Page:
Betz's Law

German engineer Albert Betz formulated this law in 1919. It states that a wind turbine can harvest 60% of the available wind energy. This value is not efficiency per se, but a harvest rate, since the unused energy in the flow, which sweeps past the rotor, and the decelerated flow will remain and are not converted.


Beaufort wind force scale.


The wind speed at which a wind turbine (WT) turns off for safety reasons.

Dynamic Pitch Control

Utilising the wind controlled vane, which reacts rapidly to changes in wind direction, the pitch of each wing is actively positioned to the correct angle during the 360 degree rotation, so that the efficiency, and subsequently power production, is maximised.

Feed in Tariff

Feed-in Tariffs (FITs) became available in England, Wales and Scotland on 1st April 2010. Under this scheme, energy suppliers have to make regular payments to householders and communities who generate their own electricity from renewable or low carbon sources such as Photovoltaic (PV) panels and wind turbines.


Certain wind turbine models must stand on a suitable foundation. The exact nature of the foundation is determined by a soil report for each specific location (the softer the soil, the deeper the foundation must be).


The generator of a wind turbine converts mechanical energy into electrical energy. Generators for wind turbines differ from conventional power generators because they supply very fluctuating mechanical power (torque) through the connection. Wind turbines generally use an asynchronous generator.

Hub height

The height of the hub of the wind rotor. The hub is the part of the rotor to which the rotor blades are attached. The prevailing wind conditions at hub height help to determine the energy yield.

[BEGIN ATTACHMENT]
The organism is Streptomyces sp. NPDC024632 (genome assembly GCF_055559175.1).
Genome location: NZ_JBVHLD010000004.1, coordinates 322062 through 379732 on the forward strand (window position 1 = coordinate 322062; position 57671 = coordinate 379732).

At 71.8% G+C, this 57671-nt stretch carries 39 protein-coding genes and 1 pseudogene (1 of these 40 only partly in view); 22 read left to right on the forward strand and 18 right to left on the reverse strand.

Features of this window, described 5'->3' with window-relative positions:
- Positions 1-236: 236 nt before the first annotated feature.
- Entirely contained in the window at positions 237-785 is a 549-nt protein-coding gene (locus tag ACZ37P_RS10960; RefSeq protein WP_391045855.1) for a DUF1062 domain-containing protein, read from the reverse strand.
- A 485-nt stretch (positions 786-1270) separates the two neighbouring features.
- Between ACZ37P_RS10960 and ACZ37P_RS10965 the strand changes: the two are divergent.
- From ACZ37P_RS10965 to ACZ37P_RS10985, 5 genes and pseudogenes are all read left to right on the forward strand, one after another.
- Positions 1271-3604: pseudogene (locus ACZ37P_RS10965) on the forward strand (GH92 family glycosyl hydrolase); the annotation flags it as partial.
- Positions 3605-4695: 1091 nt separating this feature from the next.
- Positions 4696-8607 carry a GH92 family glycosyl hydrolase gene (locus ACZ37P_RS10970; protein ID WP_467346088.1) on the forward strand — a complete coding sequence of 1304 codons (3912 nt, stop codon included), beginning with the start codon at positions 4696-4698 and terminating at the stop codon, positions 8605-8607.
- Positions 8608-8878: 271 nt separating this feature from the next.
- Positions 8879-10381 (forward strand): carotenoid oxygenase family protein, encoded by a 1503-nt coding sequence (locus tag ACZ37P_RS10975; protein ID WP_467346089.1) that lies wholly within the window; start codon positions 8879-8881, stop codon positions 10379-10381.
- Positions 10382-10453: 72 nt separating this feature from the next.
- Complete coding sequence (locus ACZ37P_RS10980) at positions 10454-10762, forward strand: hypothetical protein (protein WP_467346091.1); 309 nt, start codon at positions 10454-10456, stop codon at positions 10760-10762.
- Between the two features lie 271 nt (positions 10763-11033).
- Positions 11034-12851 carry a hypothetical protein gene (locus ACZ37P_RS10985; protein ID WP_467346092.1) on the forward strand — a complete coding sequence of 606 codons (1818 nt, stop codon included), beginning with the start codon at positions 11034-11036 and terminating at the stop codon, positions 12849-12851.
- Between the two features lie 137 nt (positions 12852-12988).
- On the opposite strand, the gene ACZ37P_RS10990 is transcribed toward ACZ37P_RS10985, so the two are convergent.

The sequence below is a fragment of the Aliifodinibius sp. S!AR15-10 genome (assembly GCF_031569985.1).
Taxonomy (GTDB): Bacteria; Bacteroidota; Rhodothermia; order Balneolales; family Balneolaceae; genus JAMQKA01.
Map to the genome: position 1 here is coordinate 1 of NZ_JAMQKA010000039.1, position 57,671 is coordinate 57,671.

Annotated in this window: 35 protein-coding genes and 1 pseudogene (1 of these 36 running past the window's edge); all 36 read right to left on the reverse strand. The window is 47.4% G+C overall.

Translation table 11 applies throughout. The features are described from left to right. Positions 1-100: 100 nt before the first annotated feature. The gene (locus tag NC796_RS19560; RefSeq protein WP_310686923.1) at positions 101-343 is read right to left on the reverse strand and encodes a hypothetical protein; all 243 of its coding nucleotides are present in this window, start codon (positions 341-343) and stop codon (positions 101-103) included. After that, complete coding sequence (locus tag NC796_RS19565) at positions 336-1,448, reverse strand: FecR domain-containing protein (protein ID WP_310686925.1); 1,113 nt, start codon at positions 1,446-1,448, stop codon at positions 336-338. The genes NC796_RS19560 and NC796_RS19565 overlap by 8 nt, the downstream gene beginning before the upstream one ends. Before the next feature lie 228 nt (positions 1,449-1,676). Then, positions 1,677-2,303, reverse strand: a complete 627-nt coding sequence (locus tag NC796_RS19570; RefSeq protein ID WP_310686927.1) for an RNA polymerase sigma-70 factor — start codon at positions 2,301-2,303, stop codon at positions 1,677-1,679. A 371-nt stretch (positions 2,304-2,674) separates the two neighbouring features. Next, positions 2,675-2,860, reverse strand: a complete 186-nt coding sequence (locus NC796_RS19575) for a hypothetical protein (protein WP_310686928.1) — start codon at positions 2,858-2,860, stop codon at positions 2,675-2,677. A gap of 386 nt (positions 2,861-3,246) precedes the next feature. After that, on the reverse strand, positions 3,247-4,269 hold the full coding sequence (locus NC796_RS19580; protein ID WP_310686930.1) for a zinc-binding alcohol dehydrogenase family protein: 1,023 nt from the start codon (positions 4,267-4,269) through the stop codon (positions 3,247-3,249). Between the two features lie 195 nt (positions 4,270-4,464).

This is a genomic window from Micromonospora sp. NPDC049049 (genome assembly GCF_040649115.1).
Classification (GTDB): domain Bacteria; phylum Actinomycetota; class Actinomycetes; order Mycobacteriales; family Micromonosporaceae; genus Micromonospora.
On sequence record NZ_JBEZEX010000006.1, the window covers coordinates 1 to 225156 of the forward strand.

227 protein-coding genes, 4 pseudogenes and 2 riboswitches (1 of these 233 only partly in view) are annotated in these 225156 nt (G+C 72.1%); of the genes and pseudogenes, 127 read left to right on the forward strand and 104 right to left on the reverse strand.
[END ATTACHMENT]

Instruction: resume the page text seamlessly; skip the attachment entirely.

Kilowatt hour (kWh)

The kilowatt hour (kWh) is not a power unit but a unit of energy.

Megawatts (MW)

Wind turbines may be measured in Megawatts - 1 MW = 1,000 kW = 1,000,000 watts. By way of comparison, a typical light bulb is 60 watts and 1kW corresponds to 1,359 horsepower.

Offshore wind farms

Wind turbines located at sea.

Pitch control

Pitch control allows the wings of a wind turbine to be adjusted to suit the prevailing conditions.

Reactive power

Reactive power is required for most types of magnetic equipment, such as motors and transformers, and causes reactive losses on transmission facilities. Reactive power is provided by generators, synchronous condensers or electrostatic equipment such as capacitors and directly influences the electric system voltage.


The amount that is paid to a wind turbine owner by an energy supply company, according to the Feed-in-Tariff.

Renewable energy

Energy sources which will be available infinitely into the future - essentially wind, solar, geothermal and tidal. These can either be used directly or indirectly in the production of biomass, wind, hydro and thermal energy.


Reduction of wind speed through obstacles (trees, houses, other wind turbines etc). This creates turbulence, which means that systems can not deliver full power. Shadowing is taken into account when preparing earnings forecasts.

Stall control

In contrast to pitch control, stall control is mainly used on smaller wind turbines. Here, the blades are locked in place and do not adjust during operation - instead, they are designed and shaped to increasingly ‘stall’ the blade’s angle both to maximize power output and to protect the turbine from excessive wind speeds.

Weibull distribution

In order to calculate the mean power delivered by a wind turbine from its power curve, it is necessary to know the probability density distribution of the wind speed. The Weibull distribution method is used for this purpose, simply showing the distribution of the proportion of time spent by the wind within narrow bands of wind speed.

Wind Energy

Wind energy is the kinetic energy of moving air masses in the atmosphere. It is an indirect form of solar energy and is therefore a renewable energy.

Wind Speed

The wind speed is the key parameter for the yield of a wind turbine. It is measured in the wind power industry in meters per second (m/sec). 1m/sec is the equivalent to 3.6 kph or 2.236mph.

Wind Assessments

The wind speed at a site is calculated by experts and compiled in a report, which takes data from site and local weather stations. The assessment of a specific site surrounding obstacles, hills, mountains, trees are also considered. At the end of an opinion is the average wind speed of a location in meters per second at hub height, and the Weibull distribution.